Philemona Williamson

Philemona Williamson is a narrative painter who has shown widely in the United States and abroad. Her work explores the tenuous bridge between adolescence and adulthood, encapsulating the intersection of innocence and experience at its most piercing and poignant moment.

The lush color palette and dreamlike positioning of the figures ensures that their vulnerability – of age, of race, of sexual identity – is seen as strength and not as weakness. “My figures navigate a world of uncertainty as they search for understanding—both internally and in ever-shifting environments. I see the figures as vehicles to explore the existence of the most vulnerable adolescents, those evolving people of color, grappling with what will define and identify them. My paintings give voice and space to invisibility.”

Williamson has exhibited her work for over 25 years at the June Kelly Gallery in NYC and recently, at her mid-career retrospective at the Montclair Art Museum in NJ. She is the recipient of numerous awards and residencies including the Joan Mitchell Foundation, Pollock Krasner, National Endowment For The Arts, New York Foundation For The Arts and Millay Colony as well as serving on the advisory board of the Getty Center for Education. Her work has been shown in many solo and group exhibitions such as The Queens Museum of Art, Wisconsin’s Kohler Art Center, The Sheldon Museum in Nebraska, The Bass Museum in Miami, The Mint Museum in North Carolina, The Forum of Contemporary Art in St. Louis, The International Bienal of Painting in Cuenca, Ecuador and most recently at the Anna Zorina Gallery in NYC.

She is represented in numerous private and public collections, including The Montclair Art Museum; The Kalamazoo Art Institute; The Mint Museum of Art; Smith College Museum of Art; Hampton University Museum; Sheldon Art Museum; Mott-Warsh Art Collection, and AT&T. Her public works includes fusedglass murals created for the MTA Arts in Transit Program at the Livonia Avenue Subway Station in Brooklyn, a poster for the MTA Poetry In Motion and — for the NYC School Authority — a mosaic mural in the Glenwood Campus School. She currently teaches painting at Pratt Institute and Hunter College in NYC.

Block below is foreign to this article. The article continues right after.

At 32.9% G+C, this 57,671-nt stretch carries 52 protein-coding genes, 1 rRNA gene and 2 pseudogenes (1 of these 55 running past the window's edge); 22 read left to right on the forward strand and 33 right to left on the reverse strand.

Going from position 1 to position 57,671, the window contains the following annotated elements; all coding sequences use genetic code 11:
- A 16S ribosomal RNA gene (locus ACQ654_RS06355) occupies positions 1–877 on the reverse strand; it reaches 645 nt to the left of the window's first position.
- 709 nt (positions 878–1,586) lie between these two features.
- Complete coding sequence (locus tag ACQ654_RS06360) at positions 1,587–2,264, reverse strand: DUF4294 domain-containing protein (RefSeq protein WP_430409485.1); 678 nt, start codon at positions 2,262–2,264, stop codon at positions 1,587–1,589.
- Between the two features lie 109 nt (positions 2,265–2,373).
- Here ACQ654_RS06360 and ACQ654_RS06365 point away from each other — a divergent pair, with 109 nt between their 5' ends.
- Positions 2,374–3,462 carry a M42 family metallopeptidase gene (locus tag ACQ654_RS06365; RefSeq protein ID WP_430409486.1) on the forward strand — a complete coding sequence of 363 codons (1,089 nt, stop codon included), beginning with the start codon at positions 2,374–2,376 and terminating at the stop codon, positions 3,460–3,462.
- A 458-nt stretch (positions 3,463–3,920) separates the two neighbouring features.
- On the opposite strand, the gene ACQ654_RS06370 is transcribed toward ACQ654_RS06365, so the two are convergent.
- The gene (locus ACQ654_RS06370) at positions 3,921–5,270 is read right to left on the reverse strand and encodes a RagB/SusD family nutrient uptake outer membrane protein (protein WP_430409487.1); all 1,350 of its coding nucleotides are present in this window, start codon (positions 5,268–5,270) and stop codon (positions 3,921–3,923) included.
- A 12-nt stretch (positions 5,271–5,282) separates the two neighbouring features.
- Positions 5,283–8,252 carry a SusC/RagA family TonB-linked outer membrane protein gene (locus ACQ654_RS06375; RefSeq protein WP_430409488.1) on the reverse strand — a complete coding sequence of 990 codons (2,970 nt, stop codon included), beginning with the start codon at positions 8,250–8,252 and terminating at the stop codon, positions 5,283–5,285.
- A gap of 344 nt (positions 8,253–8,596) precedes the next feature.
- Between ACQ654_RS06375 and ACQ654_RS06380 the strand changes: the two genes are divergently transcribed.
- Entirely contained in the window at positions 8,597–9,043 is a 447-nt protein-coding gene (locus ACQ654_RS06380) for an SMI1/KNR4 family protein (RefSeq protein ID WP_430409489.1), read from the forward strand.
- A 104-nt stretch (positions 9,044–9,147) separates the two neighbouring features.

For Philemona’s latest project, she created a series of paintings for the children’s book Lubaya’s Quiet Roar, just out from Penguin Random House.

“The Gathering” 48″ x 60 ” oil on canvas 2019
“Here I Hold Becoming” 48” x 60” oil on canvas 2020
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  1. […] Philemona Williamson spoke to us from Montclair, New Jersey where she lives. Her studio is a few towns away in a repurposed factory in East Orange, New Jersey. Williamson has an upcoming show at Jenkins Johnson Gallery in San Francisco. Years ago, Karen Jenkins-Johnson, gallery owner, purchased one of Williamson’s paintings. She recently reached out asking to exhibit the artist’s work. There will be eight or nine recent works in the show. While Williamson typically can take up to a year to complete a work, in 2020 she has had more time, as many of us have, and has found this a prolific period for her work. The subject of her work is told through the vehicle of adolescent figures who play out larger narratives about the world. To hear more from Williamson, including how the silence and isolation of the pandemic have influenced her work, listen to the complete interview. […]

  2. […] Philemona Williamson spoke to us from Montclair, New Jersey where she lives. Her studio is a few towns away in a repurposed factory in East Orange, New Jersey. Williamson has an upcoming show at Jenkins Johnson Gallery in San Francisco. Years ago, Karen Jenkins-Johnson, gallery owner, purchased one of Williamson’s paintings. She recently reached out asking to exhibit the artist’s work. There will be eight or nine recent works in the show. While Williamson typically can take up to a year to complete a work, in 2020 she has had more time, as many of us have, and has found this a prolific period for her work. The subject of her work is told through the vehicle of adolescent figures who play out larger narratives about the world. To hear more from Williamson, including how the silence and isolation of the pandemic have influenced her work, listen to the complete interview. […]